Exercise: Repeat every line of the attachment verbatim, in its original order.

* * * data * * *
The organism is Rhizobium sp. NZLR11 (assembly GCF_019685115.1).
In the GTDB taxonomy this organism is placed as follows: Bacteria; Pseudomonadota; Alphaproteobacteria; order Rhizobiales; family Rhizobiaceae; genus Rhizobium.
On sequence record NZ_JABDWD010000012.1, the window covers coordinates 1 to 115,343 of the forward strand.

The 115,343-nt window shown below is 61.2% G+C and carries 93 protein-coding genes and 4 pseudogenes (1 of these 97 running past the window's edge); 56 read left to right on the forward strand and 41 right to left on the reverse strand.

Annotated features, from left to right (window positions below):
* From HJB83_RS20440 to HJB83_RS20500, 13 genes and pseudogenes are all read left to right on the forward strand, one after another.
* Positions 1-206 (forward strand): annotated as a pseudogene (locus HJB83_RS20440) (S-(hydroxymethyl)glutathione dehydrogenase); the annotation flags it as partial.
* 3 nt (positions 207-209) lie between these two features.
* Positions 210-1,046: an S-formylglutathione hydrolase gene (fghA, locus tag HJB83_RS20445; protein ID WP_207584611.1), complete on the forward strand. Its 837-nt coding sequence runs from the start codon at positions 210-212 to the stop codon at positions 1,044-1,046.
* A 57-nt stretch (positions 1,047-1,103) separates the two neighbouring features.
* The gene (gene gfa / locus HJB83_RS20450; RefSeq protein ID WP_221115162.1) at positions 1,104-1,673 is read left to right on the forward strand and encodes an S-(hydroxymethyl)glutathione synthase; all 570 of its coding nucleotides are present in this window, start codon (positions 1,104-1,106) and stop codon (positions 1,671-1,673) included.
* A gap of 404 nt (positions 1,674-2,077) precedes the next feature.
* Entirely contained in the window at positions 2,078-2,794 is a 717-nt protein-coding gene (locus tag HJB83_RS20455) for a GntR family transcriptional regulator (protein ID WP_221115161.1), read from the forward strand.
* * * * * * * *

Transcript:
The organism is Rhizobium sp. NZLR11 (assembly GCF_019685115.1).
In the GTDB taxonomy this organism is placed as follows: Bacteria; Pseudomonadota; Alphaproteobacteria; order Rhizobiales; family Rhizobiaceae; genus Rhizobium.
On sequence record NZ_JABDWD010000012.1, the window covers coordinates 1 to 115,343 of the forward strand.

The 115,343-nt window shown below is 61.2% G+C and carries 93 protein-coding genes and 4 pseudogenes (1 of these 97 running past the window's edge); 56 read left to right on the forward strand and 41 right to left on the reverse strand.

Annotated features, from left to right (window positions below):
* From HJB83_RS20440 to HJB83_RS20500, 13 genes and pseudogenes are all read left to right on the forward strand, one after another.
* Positions 1-206 (forward strand): annotated as a pseudogene (locus HJB83_RS20440) (S-(hydroxymethyl)glutathione dehydrogenase); the annotation flags it as partial.
* 3 nt (positions 207-209) lie between these two features.
* Positions 210-1,046: an S-formylglutathione hydrolase gene (fghA, locus tag HJB83_RS20445; protein ID WP_207584611.1), complete on the forward strand. Its 837-nt coding sequence runs from the start codon at positions 210-212 to the stop codon at positions 1,044-1,046.
* A 57-nt stretch (positions 1,047-1,103) separates the two neighbouring features.
* The gene (gene gfa / locus HJB83_RS20450; RefSeq protein ID WP_221115162.1) at positions 1,104-1,673 is read left to right on the forward strand and encodes an S-(hydroxymethyl)glutathione synthase; all 570 of its coding nucleotides are present in this window, start codon (positions 1,104-1,106) and stop codon (positions 1,671-1,673) included.
* A gap of 404 nt (positions 1,674-2,077) precedes the next feature.
* Entirely contained in the window at positions 2,078-2,794 is a 717-nt protein-coding gene (locus tag HJB83_RS20455) for a GntR family transcriptional regulator (protein ID WP_221115161.1), read from the forward strand.